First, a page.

Unit two is concerned with two topics: the description of some properties of the written language produced by children and, the multimodality in children's attempts to communicate. With respect to the first topic, Gillen observes that the children's writing abilities evolve gradually and are affected by socio-cultural perspectives. In addition, even very young children seem to be aware of some conventions about the presentation of written texts, like the positioning of the title at the beginning of the text. Moreover, the children's written texts show awareness of the existence of various genres and some kind of understanding of the techniques used in those genres, for example in narratives. With respect to the issue of multimodality, Gillen shows how children use images together with words in order to make their messages better understood.
In the third unit, Gillen explores the importance of play for child speech. The author provides many spontaneous speech samples along with descriptions of the contextual circumstances, in which the speech samples were produced, in order to show the effect of both the play and the communicative event on child speech. By analysing all those speech samples, which involve sociodramatic play among children, Gillen draws the conclusion that very early in life children display features of communicative competence, like awareness of openings, closings and turn-takings in conversations.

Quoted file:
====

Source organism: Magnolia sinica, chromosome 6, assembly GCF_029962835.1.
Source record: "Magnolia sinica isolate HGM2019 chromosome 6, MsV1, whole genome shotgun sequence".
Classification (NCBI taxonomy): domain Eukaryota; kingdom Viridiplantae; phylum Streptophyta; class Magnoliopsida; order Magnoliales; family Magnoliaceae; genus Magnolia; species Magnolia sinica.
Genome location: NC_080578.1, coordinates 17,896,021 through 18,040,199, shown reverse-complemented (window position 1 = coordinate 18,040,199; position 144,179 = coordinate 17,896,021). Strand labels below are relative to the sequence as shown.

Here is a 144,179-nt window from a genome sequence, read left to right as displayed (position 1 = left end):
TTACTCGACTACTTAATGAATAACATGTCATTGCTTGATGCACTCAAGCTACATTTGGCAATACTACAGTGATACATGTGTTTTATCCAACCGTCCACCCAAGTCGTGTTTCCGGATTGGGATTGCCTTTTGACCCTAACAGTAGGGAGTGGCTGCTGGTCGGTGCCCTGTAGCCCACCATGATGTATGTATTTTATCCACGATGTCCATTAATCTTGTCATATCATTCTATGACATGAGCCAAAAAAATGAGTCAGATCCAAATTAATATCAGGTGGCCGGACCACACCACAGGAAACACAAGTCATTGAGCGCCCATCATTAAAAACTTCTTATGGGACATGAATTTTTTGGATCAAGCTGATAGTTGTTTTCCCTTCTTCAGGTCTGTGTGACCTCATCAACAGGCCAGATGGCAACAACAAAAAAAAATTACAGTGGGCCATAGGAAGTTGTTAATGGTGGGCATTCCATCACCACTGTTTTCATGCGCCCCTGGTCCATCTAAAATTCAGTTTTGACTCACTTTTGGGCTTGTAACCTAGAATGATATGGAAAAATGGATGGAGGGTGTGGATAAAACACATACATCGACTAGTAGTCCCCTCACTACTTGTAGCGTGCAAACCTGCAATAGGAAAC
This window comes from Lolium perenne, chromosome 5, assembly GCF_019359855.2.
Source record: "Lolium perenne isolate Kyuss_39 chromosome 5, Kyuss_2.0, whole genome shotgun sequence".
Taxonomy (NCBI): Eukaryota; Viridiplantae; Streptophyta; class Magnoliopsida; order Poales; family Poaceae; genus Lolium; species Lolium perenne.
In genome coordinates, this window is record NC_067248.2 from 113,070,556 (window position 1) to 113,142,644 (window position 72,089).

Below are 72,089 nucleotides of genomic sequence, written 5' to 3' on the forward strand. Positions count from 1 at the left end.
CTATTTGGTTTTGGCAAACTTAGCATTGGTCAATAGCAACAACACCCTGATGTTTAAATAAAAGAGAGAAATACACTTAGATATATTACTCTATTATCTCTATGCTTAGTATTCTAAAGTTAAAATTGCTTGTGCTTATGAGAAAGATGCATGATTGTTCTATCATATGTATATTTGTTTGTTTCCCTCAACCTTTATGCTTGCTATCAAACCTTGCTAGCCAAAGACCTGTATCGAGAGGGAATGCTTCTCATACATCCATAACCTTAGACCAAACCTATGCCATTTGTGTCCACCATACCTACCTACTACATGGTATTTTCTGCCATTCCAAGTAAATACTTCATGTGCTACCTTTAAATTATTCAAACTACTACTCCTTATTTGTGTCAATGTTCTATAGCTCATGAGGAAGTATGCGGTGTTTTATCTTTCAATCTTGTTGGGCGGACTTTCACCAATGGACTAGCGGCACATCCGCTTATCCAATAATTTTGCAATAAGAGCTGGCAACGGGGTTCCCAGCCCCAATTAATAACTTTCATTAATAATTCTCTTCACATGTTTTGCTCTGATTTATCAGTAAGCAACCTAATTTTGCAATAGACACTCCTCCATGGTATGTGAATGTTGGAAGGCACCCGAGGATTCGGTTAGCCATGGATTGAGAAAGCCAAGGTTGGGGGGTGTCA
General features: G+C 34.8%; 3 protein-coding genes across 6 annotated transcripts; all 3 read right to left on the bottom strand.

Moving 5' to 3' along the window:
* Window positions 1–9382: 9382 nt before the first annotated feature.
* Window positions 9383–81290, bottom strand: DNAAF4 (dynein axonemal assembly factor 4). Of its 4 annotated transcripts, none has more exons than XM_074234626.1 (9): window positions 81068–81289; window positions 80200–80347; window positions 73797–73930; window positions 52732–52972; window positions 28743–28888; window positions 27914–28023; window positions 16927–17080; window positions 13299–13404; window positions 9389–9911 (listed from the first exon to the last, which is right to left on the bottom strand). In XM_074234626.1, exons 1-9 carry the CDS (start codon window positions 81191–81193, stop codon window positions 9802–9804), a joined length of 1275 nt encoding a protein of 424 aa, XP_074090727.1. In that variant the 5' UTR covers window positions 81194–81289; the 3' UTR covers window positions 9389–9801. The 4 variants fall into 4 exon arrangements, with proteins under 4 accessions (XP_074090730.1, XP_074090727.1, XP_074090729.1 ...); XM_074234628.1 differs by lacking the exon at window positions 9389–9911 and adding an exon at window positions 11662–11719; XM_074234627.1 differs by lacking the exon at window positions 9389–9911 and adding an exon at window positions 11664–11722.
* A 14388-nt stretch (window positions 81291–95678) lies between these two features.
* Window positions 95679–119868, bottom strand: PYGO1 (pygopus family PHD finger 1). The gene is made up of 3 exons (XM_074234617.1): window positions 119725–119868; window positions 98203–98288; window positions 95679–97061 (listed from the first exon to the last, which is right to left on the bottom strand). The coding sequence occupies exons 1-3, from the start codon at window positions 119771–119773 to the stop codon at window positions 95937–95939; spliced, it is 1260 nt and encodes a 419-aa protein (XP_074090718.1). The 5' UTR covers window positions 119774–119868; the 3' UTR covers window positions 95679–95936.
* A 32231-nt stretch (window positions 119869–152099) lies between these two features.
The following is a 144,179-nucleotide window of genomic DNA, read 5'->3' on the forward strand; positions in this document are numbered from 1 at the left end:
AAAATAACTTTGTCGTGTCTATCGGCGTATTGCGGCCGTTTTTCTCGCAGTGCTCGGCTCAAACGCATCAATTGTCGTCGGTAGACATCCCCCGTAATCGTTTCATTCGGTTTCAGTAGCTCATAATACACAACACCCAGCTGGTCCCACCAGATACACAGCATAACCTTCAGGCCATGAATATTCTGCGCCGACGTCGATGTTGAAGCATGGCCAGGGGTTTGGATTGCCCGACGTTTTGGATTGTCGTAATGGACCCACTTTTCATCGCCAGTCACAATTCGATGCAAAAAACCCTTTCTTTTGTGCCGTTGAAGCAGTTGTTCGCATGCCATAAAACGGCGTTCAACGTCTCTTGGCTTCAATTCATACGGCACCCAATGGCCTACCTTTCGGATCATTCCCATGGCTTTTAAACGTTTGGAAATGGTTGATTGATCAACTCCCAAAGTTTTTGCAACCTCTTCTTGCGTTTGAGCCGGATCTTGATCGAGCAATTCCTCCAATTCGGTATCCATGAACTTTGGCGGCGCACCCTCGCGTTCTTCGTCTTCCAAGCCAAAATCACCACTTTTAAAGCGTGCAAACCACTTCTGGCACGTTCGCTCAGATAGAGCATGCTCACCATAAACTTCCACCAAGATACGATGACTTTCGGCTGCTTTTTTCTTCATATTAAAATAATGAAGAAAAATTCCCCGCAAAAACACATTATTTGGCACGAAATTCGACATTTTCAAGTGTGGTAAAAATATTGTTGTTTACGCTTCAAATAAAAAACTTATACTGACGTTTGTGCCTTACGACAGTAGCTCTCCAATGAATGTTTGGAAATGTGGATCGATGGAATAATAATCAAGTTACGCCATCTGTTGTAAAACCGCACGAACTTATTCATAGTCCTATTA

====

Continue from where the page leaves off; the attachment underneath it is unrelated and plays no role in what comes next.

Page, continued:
The fourth unit explores certain characteristics of the early words children produce and the way kids learn new words. With respect to the way early words are pronounced, Gillen points out that pronunciation is simplified and that children tend to use syllabic reduplications. In addition, children use words to express particular kinds of interactions and they often use one word in order to denote the meaning of a whole phrase or even sentence (holophrastic utterance). Underextension - that children might not be able to extend the use of a particular word to a similar set of objects - and overextension - that they might erroneously assume that a word applies to all objects of the same category - also illustrate two properties of the child early vocabulary. Gillen notices two factors that help word learning: cultural relatedness and repetition. The social sense of memory, that is the associations formed between certain words and their cultural and social meanings, also plays an important role in word learning. Furthermore, social language routines, like greetings, or rhymes help children acquire new words. In contrast, Gillen emphasizes that the "object-point-label" has been overestimated and it is not sufficient to account for the way children acquire vocabulary.